Britain is lifting a ban on women serving in frontline combat roles in the army, Prime Minister David Cameron announced Friday.

Cameron, who is attending a NATO conference in Warsaw, Poland, said he had accepted a recommendation from the head of the Army, Gen. Nick Carter, that women should be allowed to serve in ground close-combat roles.

He said the decision would be implemented "as soon as possible."

"It is vital that our armed forces are world-class and reflect the society we live in," Cameron said in a statement. "Lifting this ban is a major step. It will ensure the armed forces can make the most of all their talent and increase opportunities for women to serve in the full range of roles."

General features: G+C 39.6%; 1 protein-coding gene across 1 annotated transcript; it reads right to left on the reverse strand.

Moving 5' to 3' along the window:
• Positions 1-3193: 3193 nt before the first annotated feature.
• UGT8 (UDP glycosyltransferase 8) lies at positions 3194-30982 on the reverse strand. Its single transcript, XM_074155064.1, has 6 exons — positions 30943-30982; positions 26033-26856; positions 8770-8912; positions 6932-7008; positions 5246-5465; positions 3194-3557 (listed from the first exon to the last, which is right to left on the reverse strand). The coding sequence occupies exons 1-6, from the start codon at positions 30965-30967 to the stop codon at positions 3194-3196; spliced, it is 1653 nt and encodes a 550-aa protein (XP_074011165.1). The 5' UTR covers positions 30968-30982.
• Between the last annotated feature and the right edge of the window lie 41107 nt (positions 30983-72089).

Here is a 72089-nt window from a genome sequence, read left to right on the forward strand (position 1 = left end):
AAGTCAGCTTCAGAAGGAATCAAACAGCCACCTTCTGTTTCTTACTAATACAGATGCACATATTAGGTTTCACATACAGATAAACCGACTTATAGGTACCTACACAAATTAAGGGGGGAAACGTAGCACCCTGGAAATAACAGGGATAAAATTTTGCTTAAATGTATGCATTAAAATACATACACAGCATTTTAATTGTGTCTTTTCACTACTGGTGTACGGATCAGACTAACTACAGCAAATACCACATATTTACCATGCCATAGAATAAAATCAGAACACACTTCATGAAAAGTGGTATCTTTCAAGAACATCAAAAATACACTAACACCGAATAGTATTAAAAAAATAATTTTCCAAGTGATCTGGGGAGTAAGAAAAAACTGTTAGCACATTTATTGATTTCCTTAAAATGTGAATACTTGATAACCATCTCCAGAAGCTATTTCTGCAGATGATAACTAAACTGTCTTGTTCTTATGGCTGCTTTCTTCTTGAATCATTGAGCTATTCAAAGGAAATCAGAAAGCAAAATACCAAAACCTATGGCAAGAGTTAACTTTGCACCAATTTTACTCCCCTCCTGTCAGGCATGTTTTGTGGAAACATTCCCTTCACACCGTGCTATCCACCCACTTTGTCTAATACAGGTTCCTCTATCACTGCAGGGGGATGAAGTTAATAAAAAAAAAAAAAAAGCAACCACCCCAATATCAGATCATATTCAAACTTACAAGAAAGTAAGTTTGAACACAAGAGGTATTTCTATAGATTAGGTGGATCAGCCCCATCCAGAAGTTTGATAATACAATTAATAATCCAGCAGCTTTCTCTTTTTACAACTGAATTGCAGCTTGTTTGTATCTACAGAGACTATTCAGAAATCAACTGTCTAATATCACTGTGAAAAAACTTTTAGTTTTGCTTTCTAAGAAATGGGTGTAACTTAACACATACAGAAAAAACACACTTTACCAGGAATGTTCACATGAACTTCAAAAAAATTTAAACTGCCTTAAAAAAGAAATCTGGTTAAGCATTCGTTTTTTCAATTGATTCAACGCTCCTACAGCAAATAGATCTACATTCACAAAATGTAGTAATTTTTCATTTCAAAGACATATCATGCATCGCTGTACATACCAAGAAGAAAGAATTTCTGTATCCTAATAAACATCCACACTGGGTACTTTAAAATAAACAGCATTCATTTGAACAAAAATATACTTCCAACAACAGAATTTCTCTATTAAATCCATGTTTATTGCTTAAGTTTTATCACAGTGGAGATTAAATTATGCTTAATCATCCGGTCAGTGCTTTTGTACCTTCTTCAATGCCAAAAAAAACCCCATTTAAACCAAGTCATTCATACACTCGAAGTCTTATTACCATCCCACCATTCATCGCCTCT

Until now British women have been able to serve as fighter pilots, sailors and submariners but not in infantry or armored corps units whose primary role is close-quarters combat.

In 2014 the defense ministry ordered an 18-month review of the physical demands of combat and combat training to make sure female soldiers will not suffer long-term detrimental effects to their health.

Countries including the U.S., Canada, Australia and Israel already allow women in combat roles.